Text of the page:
General Blog Posts
How to Model Large-Strain Viscoelasticity in COMSOL Multiphysics®
Many polymers and biological tissues exhibit viscoelastic deformation, which has a time-dependent response even if the loading is constant in time. Linear viscoelasticity, where the stress depends linearly on the strain and strain rate, is a common approximation. We usually assume that the viscous part of the deformation is incompressible, so the volumetric deformation is purely elastic. As of COMSOL Multiphysics® 5.2a, you can model large-strain viscoelasticity besides linear viscoelasticity. See how to use this material model in a biomedical […]
Understand the Dynamics of the FitzHugh-Nagumo Model with an App
In 1961, R. Fitzhugh (Ref. 1) and J. Nagumo proposed a model for emulating the current signal observed in a living organism’s excitable cells. This became known as the FitzHugh-Nagumo (FN) model of mathematical neuroscience and is a simpler version of the Hodgkin-Huxley (HH) model (Ref. 2), which demonstrates the spiking currents in neurons. In today’s blog post, we’ll examine the dynamics of the FN model by building an interactive app in the COMSOL Multiphysics® software.
Integrals with Moving Limits and Solving Integro-Differential Equations
In a previous blog post, we discussed integration methods in time and space, touching on how to compute antiderivatives using integration coupling operators. Today, we’ll expand on that idea and show you how to analyze spatial integrals over variable limits, whether they are prescribed explicitly or defined implicitly. The technique that we will describe can be helpful for analyzing results as well as for solving integral and integro-differential equations in the COMSOL Multiphysics® software.
Guidelines for Equation-Based Modeling in Axisymmetric Components
Cylindrical coordinates are useful for efficiently solving and postprocessing rotationally symmetric problems. The COMSOL Multiphysics® software has built-in support for cylindrical coordinates in the axisymmetry physics interfaces. When defining custom partial differential equations (PDEs) using the mathematical interfaces, paying close attention to their meaning is important. The PDE interfaces assume partial differentiation in a Cartesian system, requiring manual coordinate transformations to change to a cylindrical system. See how to account for such coordinate transformations when using your own PDEs.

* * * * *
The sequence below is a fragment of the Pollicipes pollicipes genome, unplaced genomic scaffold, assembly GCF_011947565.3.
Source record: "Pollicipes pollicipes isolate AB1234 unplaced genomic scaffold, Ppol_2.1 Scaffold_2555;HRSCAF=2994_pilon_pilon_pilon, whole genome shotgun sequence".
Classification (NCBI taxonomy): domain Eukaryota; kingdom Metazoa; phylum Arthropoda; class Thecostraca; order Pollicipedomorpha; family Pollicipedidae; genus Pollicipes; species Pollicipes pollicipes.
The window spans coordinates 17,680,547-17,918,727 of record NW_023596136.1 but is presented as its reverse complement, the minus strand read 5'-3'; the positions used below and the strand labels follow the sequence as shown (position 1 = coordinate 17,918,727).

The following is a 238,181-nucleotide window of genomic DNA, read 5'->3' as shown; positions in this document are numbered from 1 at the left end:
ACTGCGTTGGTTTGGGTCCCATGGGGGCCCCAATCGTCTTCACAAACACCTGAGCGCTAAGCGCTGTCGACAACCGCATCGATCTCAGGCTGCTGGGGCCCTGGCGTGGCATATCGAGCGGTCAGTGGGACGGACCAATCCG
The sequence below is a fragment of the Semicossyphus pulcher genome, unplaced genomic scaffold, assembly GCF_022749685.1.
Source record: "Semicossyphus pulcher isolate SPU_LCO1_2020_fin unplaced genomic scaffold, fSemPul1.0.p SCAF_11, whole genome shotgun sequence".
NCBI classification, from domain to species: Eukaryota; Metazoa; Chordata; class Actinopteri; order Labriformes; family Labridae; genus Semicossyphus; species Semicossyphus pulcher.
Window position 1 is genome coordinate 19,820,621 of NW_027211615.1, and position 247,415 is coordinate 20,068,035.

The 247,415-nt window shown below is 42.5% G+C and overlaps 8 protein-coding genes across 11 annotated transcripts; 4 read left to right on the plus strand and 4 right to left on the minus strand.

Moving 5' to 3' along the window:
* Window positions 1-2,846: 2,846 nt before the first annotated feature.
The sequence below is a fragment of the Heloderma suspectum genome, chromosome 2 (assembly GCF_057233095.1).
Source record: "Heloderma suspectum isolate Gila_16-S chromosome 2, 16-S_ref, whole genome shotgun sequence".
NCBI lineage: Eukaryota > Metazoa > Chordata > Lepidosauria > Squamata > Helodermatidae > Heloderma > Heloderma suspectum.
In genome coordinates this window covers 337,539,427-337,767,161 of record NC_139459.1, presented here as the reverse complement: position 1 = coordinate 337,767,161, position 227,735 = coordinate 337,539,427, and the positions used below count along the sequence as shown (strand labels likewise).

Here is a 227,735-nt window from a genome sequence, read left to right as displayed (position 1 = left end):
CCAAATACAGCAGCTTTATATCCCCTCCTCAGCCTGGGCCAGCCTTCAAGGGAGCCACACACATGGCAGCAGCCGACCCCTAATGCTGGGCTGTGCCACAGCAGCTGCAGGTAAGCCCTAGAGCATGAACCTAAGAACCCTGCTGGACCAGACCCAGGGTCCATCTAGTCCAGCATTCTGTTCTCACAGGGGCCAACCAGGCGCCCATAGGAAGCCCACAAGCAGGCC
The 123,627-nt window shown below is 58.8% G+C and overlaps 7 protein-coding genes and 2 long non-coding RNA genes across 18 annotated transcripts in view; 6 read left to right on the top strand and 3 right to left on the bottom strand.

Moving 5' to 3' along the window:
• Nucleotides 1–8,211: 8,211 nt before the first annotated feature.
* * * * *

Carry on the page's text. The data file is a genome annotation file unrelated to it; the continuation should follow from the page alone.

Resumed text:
Improved Capabilities for Meshing with Tetrahedral Elements
To help optimize your modeling processes, we are continuously striving to enhance the quality of our meshing capabilities. The recent improvements to the algorithm for generating tetrahedral meshes in the COMSOL Multiphysics® software are one such example. Follow along as we guide you through the process of generating a tetrahedral mesh to highlight this improved functionality and its correlating features, while discussing its role in helping you obtain better simulation results.
Efficiently Assign Materials in Your COMSOL Multiphysics® Model
To optimize your modeling processes, there are a number of built-in materials available for you to use in the COMSOL Multiphysics® software. Along with these materials are features and functionality that allow you to efficiently assign materials to geometric entities in your model. These tools help expedite the process of assigning materials, specifying material properties, and even comparing the impact of different materials on your simulation results. Here, we’ll highlight three tutorial videos that showcase how to use such tools.
Improved Functionality and Tips for Importing STL and NASTRAN® Files
STL files originating from 3D scan sources and meshes in the NASTRAN® file format are often used as bases for geometries. However, performing simulations on these realistic objects can be challenging, particularly when preparing the geometry. The COMSOL Multiphysics® software contains features for dealing with these files. Learn how to utilize this functionality as well as how to achieve good results when importing STL and NASTRAN® files.
Study the Design of a Polarizing Beam Splitter with an App
Polarizing beam splitters are optical devices used to split a single light beam into two beams of varying linear polarizations. These devices are useful for splitting high-intensity light beams like lasers as, unlike absorptive polarizers, they do not absorb or dissipate the energy of the rejected polarization state. See why creating a numerical modeling app offers a more efficient approach to analyzing and optimizing the design of these devices.
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